Watch the trailer for our upcoming RiAdvent 'Chromosome' seriesRead More
A creative mix of beauty and knowledge
Recently on the Ri Channel we featured a new collection of videos from the Plankton Chronicles - a gorgeous web-video project created by research biologist Christian Sardet working in collaboration with Montreal production company, Para Films. Although I tend to refrain from reposting content from the Ri Channel on this blog, I'm really captivated by the work this project is producing, it's simply stunning - see below:
The series takes you down into the dark alien world of plankton, a category of aquatic life that encompasses an incredibly diverse collection of organisms; one which includes animals, plants, bacteria and archaea. Each episode delves into the life of a particular organism - from iridescent comb jellies to gelatinous zooplankton - all presented through a stunning mix of high definition video, abstract sound design and narration to guide you along. The project aims to illuminate the hidden world of these bizarre creatures and 'magnifies our fascination for the wonders of underwater life'.
Easily the most attractive feature of this project is the incredible macro photography, with illuminated organisms scurrying across jet black backgrounds in exquisite detail. The sound design is also commendable, with synthetic bleeps and pulses underlining the 'otherworldliness' of this complex ecosystem (and is reminiscent of a particularly cherished episode from the BBC Blue Planet series). The videos have also been carefully scripted and tightly crafted for the 'quick-fix' web-audience, with episodes only running for around two minutes each. With this in mind it's important to note that these videos are beautifully paced - allowing the content to breath and flow under its own rhythm, and providing a delicate balance between eye candy and information.
The videos are all presented across an interactive web-platform which pulls together additional information, imagery and extended links. The videos are also available in a choice of either French or English - opening up accessibility further.
We asked project founder Christian Sardet for a bit more detail on the project and I've reproduced some of his comments below:
What are the aims of the Plankton Chronicles and what are you trying to achieve with it?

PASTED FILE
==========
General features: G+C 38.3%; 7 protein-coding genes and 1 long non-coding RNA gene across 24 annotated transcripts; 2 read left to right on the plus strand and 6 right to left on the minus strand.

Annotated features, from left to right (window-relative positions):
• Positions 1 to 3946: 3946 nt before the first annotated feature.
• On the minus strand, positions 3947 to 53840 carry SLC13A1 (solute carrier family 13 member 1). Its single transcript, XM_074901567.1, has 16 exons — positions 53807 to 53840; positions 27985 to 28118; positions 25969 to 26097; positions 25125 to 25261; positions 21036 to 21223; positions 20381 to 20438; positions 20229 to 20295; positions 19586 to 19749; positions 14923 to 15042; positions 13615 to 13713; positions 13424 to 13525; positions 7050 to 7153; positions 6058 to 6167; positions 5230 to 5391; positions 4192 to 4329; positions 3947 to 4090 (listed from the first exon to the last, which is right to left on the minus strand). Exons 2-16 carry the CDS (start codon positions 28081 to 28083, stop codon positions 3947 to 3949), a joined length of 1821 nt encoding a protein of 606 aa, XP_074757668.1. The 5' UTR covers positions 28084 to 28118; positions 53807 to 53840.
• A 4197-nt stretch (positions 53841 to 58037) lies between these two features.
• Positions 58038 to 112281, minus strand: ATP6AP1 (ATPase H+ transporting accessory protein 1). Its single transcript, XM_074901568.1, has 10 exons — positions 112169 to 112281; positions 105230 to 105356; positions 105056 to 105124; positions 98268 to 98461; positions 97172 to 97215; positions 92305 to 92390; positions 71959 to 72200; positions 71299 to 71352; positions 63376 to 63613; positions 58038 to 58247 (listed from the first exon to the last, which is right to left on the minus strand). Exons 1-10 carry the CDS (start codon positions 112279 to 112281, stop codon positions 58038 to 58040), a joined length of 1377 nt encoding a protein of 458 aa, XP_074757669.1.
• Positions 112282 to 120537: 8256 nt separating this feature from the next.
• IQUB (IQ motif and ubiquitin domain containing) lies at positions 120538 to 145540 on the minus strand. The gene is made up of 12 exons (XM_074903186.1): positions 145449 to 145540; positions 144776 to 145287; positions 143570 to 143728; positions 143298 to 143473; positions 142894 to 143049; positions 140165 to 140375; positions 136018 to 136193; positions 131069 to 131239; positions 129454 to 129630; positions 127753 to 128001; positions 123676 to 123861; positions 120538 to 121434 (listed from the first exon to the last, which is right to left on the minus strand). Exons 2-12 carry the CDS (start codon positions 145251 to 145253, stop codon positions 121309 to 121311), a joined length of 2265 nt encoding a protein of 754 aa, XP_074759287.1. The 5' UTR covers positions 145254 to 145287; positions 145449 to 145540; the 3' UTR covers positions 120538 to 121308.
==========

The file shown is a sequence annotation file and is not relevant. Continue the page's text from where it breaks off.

The series was conceived in the context of the Villefranche sur mer Marine Station an ideal place to study plankton and the Tara Oceans expedition devoted to exploring plankton in all oceans. This scientific adventure definitely raises ecological awareness. Plankton Chronicles deal with biodiversity, but focus mainly on the visual splendor of marine organisms. The series magnifies our fascination for the wonders of underwater life.
What challenges did you face capturing your footage, and producing the videos?
Catching and maintaining species in perfect shape is tough. Luck and patience are keys to success. Filming animal behavior and movements can take hours of trial and error. Use of dark field macroscopy and microscopy help reveal the exquisite patterns of transparent and gelatinous organisms. Filming requires lots of light and sensitive cameras. We benefited from the great new SLR cameras able to film in HD format which just appeared on the market when we started the project.
What role do you think the internet and online videos play in today’s communication of science and education?
A major role. It is possible to produce quality documents like the plankton Chronicles episodes on a shoe string budget and make them accessible to large numbers of viewers. The ability to create a site with complementary videos, texts and photos is also a great advantage provided by the internet.
What makes a great science communication video?
A creative mix of beauty and knowledge
TED Ed have also made a great short using footage from this project: